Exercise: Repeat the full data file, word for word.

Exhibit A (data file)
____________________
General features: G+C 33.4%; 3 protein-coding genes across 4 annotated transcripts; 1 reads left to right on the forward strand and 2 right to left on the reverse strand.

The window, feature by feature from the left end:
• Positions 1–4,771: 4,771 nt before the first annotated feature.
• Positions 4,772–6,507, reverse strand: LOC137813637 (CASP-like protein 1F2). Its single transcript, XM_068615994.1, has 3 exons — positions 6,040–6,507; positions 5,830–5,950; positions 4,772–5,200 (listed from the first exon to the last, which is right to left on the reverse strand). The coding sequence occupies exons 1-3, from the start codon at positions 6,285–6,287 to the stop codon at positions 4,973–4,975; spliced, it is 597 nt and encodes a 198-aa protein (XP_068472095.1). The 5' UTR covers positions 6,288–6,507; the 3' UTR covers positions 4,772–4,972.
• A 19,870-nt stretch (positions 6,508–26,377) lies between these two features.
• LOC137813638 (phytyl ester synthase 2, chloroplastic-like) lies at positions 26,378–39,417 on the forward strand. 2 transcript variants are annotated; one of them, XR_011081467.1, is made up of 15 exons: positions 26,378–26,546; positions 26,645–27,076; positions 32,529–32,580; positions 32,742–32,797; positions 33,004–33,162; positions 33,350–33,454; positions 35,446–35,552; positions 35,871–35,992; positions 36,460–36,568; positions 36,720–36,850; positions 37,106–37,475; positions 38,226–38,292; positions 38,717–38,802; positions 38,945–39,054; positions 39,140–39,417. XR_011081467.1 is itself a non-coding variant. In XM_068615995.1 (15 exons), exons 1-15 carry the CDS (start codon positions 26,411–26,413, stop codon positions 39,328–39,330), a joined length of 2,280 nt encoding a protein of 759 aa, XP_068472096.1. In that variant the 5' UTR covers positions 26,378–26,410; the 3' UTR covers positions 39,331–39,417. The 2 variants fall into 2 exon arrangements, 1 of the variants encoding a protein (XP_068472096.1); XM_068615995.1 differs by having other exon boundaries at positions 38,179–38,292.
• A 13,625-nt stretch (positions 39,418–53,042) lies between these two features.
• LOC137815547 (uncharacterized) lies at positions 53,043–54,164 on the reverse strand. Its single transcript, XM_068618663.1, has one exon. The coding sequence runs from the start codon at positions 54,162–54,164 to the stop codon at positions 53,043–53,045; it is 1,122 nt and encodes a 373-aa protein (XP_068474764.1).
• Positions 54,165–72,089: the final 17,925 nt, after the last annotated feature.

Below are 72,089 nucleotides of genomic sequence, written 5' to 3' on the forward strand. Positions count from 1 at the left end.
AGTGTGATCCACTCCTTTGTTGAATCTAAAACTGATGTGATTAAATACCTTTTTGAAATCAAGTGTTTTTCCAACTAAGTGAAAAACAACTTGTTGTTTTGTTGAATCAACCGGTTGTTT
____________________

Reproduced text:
General features: G+C 33.4%; 3 protein-coding genes across 4 annotated transcripts; 1 reads left to right on the forward strand and 2 right to left on the reverse strand.

The window, feature by feature from the left end:
• Positions 1–4,771: 4,771 nt before the first annotated feature.
• Positions 4,772–6,507, reverse strand: LOC137813637 (CASP-like protein 1F2). Its single transcript, XM_068615994.1, has 3 exons — positions 6,040–6,507; positions 5,830–5,950; positions 4,772–5,200 (listed from the first exon to the last, which is right to left on the reverse strand). The coding sequence occupies exons 1-3, from the start codon at positions 6,285–6,287 to the stop codon at positions 4,973–4,975; spliced, it is 597 nt and encodes a 198-aa protein (XP_068472095.1). The 5' UTR covers positions 6,288–6,507; the 3' UTR covers positions 4,772–4,972.
• A 19,870-nt stretch (positions 6,508–26,377) lies between these two features.
• LOC137813638 (phytyl ester synthase 2, chloroplastic-like) lies at positions 26,378–39,417 on the forward strand. 2 transcript variants are annotated; one of them, XR_011081467.1, is made up of 15 exons: positions 26,378–26,546; positions 26,645–27,076; positions 32,529–32,580; positions 32,742–32,797; positions 33,004–33,162; positions 33,350–33,454; positions 35,446–35,552; positions 35,871–35,992; positions 36,460–36,568; positions 36,720–36,850; positions 37,106–37,475; positions 38,226–38,292; positions 38,717–38,802; positions 38,945–39,054; positions 39,140–39,417. XR_011081467.1 is itself a non-coding variant. In XM_068615995.1 (15 exons), exons 1-15 carry the CDS (start codon positions 26,411–26,413, stop codon positions 39,328–39,330), a joined length of 2,280 nt encoding a protein of 759 aa, XP_068472096.1. In that variant the 5' UTR covers positions 26,378–26,410; the 3' UTR covers positions 39,331–39,417. The 2 variants fall into 2 exon arrangements, 1 of the variants encoding a protein (XP_068472096.1); XM_068615995.1 differs by having other exon boundaries at positions 38,179–38,292.
• A 13,625-nt stretch (positions 39,418–53,042) lies between these two features.
• LOC137815547 (uncharacterized) lies at positions 53,043–54,164 on the reverse strand. Its single transcript, XM_068618663.1, has one exon. The coding sequence runs from the start codon at positions 54,162–54,164 to the stop codon at positions 53,043–53,045; it is 1,122 nt and encodes a 373-aa protein (XP_068474764.1).
• Positions 54,165–72,089: the final 17,925 nt, after the last annotated feature.

Below are 72,089 nucleotides of genomic sequence, written 5' to 3' on the forward strand. Positions count from 1 at the left end.
AGTGTGATCCACTCCTTTGTTGAATCTAAAACTGATGTGATTAAATACCTTTTTGAAATCAAGTGTTTTTCCAACTAAGTGAAAAACAACTTGTTGTTTTGTTGAATCAACCGGTTGTTT